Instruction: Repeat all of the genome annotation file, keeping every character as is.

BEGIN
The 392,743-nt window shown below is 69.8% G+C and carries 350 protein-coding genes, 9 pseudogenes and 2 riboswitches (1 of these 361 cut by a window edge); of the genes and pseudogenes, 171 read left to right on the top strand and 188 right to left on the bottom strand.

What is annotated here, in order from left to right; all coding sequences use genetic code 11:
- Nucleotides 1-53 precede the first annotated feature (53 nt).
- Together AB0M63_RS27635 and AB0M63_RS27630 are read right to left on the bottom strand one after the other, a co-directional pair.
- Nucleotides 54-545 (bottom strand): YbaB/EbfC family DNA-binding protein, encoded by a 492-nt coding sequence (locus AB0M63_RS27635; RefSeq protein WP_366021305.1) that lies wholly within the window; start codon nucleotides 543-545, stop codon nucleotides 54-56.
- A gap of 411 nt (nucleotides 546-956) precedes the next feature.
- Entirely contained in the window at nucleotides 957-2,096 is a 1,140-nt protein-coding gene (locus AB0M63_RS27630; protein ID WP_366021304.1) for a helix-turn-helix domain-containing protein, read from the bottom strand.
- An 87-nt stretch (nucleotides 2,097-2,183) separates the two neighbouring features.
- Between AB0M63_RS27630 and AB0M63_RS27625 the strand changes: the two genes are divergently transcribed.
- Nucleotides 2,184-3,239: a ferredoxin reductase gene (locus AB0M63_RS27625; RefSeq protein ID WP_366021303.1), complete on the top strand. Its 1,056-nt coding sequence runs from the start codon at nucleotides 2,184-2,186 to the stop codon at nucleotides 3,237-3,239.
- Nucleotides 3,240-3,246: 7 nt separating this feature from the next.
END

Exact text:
The 392,743-nt window shown below is 69.8% G+C and carries 350 protein-coding genes, 9 pseudogenes and 2 riboswitches (1 of these 361 cut by a window edge); of the genes and pseudogenes, 171 read left to right on the top strand and 188 right to left on the bottom strand.

What is annotated here, in order from left to right; all coding sequences use genetic code 11:
- Nucleotides 1-53 precede the first annotated feature (53 nt).
- Together AB0M63_RS27635 and AB0M63_RS27630 are read right to left on the bottom strand one after the other, a co-directional pair.
- Nucleotides 54-545 (bottom strand): YbaB/EbfC family DNA-binding protein, encoded by a 492-nt coding sequence (locus AB0M63_RS27635; RefSeq protein WP_366021305.1) that lies wholly within the window; start codon nucleotides 543-545, stop codon nucleotides 54-56.
- A gap of 411 nt (nucleotides 546-956) precedes the next feature.
- Entirely contained in the window at nucleotides 957-2,096 is a 1,140-nt protein-coding gene (locus AB0M63_RS27630; protein ID WP_366021304.1) for a helix-turn-helix domain-containing protein, read from the bottom strand.
- An 87-nt stretch (nucleotides 2,097-2,183) separates the two neighbouring features.
- Between AB0M63_RS27630 and AB0M63_RS27625 the strand changes: the two genes are divergently transcribed.
- Nucleotides 2,184-3,239: a ferredoxin reductase gene (locus AB0M63_RS27625; RefSeq protein ID WP_366021303.1), complete on the top strand. Its 1,056-nt coding sequence runs from the start codon at nucleotides 2,184-2,186 to the stop codon at nucleotides 3,237-3,239.
- Nucleotides 3,240-3,246: 7 nt separating this feature from the next.